Pride Month Spotlight: Uniting Gender, Sexuality, Decolonization, Anti-Racism

Posted on Monday, June 17th, 2024

Dr. Jade Crimson Rose Da Costa, born to a Goan Indian refugee from Uganda and an English-Hungarian factory worker, embodies a multifaceted identity as a gender nonbinary queer woman of color. A scholar, community organizer, knowledge mobilizer, and creative writer, Dr. Da Costa currently serves as a Banting Postdoctoral Fellow at the University of Guelph. Da Costa holds a PhD in Sociology from York University, and their body of work focuses on topics related to anti-racism, decolonization, and intersectionality. Their advocacy work includes founding Erotic Pedagogy, an Instagram page for decolonizing sexual education, and co-founding The People’s Pantry, a mutual aid project addressing food insecurity. Their dissertation, “From Racial Hauntings to Wondrous Echoes: Towards a Collective Memory of HIV/AIDS Resistance”, aims to preserve the legacies of QTBIPOC activists. 

As a Banting Postdoctoral Fellow, Da Costa's research focuses food insecurity among racialized and Indigenous Ontarians in the COVID-19 era. Utilizing digital methods, they are working in partnership with the Re•Vision Centre for Art and Social Justice and the Community Engaged Scholarship Institute at the University of Guelph. They are also the founder and Editor-in-Chief of New Sociology: Journal of Critical Praxis, a platform for marginalized voices in academia. Their work in community-engaged pedagogy and critical health studies reflects their deep commitment to social justice and intersectional advocacy.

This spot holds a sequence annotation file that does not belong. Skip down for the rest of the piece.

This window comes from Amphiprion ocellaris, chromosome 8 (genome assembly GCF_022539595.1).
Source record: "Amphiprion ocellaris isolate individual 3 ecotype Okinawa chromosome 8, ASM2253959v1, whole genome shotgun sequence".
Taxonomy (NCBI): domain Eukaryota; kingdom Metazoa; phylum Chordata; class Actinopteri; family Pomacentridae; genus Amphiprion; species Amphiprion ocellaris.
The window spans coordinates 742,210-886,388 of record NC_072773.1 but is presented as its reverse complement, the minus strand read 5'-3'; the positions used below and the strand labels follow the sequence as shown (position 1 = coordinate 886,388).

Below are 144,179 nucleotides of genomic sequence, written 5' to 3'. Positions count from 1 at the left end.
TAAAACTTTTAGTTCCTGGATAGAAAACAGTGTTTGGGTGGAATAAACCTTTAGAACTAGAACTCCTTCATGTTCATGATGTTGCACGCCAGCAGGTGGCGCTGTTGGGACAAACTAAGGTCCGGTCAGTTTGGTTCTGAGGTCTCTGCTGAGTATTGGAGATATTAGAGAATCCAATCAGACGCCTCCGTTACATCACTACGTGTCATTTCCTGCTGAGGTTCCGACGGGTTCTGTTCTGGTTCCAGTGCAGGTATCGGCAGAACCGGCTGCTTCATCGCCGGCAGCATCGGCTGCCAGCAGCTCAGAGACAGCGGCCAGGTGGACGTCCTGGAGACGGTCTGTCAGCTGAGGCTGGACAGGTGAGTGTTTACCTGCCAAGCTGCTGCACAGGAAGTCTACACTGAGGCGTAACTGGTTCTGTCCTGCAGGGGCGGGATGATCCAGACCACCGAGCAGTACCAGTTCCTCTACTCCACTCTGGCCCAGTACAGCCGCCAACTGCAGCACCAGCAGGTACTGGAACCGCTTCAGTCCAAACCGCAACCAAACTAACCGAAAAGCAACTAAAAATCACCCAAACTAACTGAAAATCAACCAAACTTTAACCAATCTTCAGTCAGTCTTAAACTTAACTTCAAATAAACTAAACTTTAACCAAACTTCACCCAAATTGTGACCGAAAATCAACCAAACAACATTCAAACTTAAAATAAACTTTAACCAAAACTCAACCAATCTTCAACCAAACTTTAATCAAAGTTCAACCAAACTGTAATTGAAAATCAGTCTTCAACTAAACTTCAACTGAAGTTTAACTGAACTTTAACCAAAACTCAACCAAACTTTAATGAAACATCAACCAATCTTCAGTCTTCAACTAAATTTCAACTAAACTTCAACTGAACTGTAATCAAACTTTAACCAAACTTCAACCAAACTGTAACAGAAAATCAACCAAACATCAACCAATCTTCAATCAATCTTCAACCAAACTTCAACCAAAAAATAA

What motivates you to explore specific fields or areas of interest?  

All my work is motivated by my lived experiences as a person from diverse communities and of many identities, many of which marginalized, and my ethical commitment to end white supremacy and the subjugation of all living beings, including the earth.   

What are some common misconceptions about your area of research / study?  

That I am a “gender and sexuality” scholar just because my work often focuses on gender, sex, and sexuality. I am a researcher and organizer in these areas, but my true dedication lies in decolonialization, anti-racism, and intersectionality. This includes believing in a free Palestine, Congo, Tigray, Sudan and Haiti, and standing against genocide in all forms. Whether here on Turtle Island or across the world’s many oceans, I consider gender and sexuality to be optics or extensions of my decolonial inquiry, not my primary focus.  

What challenges do you face when engaging with your work, and how can they be addressed?  

There is a lack of institutional support for both community-based research and grassroots organizing. More funding and resources, as well as focus and value, must be placed on praxis-oriented work and collective movements in academia and in wider society.    

What would you like people to know about what you do?   

Everything I do, I try to do for the people.   

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